We often speak with clients about extending the probationary period of their employees. Is this legal, and, if so, under what circumstances? What is probation anyway? If you have an employee who just hasn’t performed in their probation, but you’re not quite sure whether you’ve given them enough time, you may be able to extend the probationary period. For those who do not know what a probationary period is, it is a period during which the employee and employer may assess each other and the role. If either party, for whatever reason, is not satisfied, they may end the employment relationship, provided they do so within the probationary period.

This means that during this initial probationary period, an employer may end the employment of the employee for any reason and not have to worry about having to defend any claims of ‘unfair dismissal’.

Interestingly, the provisions of the Fair Work Act 2009 (Cth) stipulate that employees are not entitled to make unfair dismissal applications if:

  • For business with less than 15 employees – the employee has not worked at least a year at the business; or
  • For business with 15 or more employees – the employee has not worked at least 6 months at the business.

This means that although some employment agreements will stipulate probationary periods of only 3 months, technically speaking, new employees cannot make unfair dismissal claims if they haven’t already been working for 6-12 months, depending on the size of the business.

In these situations, there would not be much sense in extending the probationary period, as the provisions of the Fair Work Act would typically apply.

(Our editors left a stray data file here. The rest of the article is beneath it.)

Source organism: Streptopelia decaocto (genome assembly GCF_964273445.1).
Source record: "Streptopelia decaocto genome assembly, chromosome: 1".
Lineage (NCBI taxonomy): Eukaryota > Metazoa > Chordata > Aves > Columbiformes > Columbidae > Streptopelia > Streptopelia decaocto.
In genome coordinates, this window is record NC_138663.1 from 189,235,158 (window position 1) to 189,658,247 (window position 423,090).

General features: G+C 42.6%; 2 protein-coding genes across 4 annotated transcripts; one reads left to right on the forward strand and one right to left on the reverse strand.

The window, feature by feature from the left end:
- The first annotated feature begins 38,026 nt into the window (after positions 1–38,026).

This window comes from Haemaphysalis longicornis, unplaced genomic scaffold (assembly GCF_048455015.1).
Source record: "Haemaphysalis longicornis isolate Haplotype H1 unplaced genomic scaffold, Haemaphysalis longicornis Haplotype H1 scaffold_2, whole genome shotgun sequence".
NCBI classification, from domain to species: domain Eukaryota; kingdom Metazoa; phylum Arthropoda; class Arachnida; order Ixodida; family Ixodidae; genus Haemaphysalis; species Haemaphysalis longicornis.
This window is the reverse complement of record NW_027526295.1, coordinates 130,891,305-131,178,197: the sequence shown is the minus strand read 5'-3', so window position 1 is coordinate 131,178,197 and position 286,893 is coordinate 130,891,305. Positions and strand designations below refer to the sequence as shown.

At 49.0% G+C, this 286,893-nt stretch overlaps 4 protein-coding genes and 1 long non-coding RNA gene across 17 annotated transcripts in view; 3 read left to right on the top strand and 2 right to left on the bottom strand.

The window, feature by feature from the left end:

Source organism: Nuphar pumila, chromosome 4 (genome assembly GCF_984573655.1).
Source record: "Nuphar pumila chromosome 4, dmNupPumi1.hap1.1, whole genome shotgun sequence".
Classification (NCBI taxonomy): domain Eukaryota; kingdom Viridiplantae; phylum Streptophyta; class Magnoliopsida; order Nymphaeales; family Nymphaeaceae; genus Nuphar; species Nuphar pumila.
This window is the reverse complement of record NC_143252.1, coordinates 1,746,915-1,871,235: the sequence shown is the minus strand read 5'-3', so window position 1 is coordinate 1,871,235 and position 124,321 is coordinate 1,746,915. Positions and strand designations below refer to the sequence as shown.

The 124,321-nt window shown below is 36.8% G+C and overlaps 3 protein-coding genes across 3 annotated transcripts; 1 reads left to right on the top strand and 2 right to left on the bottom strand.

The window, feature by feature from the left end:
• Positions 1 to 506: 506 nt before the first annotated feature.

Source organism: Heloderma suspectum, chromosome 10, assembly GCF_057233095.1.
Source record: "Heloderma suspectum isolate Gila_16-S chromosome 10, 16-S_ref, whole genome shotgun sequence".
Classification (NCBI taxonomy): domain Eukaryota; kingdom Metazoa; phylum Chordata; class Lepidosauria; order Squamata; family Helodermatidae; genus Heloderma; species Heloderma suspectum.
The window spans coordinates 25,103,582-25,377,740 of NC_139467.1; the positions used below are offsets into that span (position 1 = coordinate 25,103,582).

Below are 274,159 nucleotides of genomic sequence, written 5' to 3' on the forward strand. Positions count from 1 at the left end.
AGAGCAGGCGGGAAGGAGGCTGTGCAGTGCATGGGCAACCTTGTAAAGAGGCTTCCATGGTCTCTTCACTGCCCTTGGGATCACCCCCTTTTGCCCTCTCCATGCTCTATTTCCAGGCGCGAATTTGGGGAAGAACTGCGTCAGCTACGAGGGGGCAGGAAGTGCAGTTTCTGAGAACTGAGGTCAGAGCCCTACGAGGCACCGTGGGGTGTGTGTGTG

Can I extend the probationary period even further?

The question becomes: Can an employer set a probationary period that exceeds the time frames established in the provisions of the Fair Work Act? The answer is yes, you can. But it would serve no purpose when the Fair Work Act establishes the minimum required time working before an unfair dismissal claim is made. In other words, because the legislation always overrides employment agreements, an employer would be at risk of an unfair dismissal claim if they terminated someone after that period.

Conclusion

The provisions of the Fair Work Act will trump the terms of any employment agreement. Businesses with fewer than 15 staff have one year to assess the appropriateness of new employees, whereas those with 15 or above have 6 months to make the same assessment. While unfair dismissal claims will not be accepted within this time frame, claims of unlawful termination will. Unlawful termination refers to termination based on a prohibited reason, such as race, gender, pregnancy or religion. These provisions will apply regardless of how long a new employee has been employed.

For assistance with employment law matters, contact LegalVision on 1300 544 755 and speak with one of our employment lawyers today.

Lachlan McKnight

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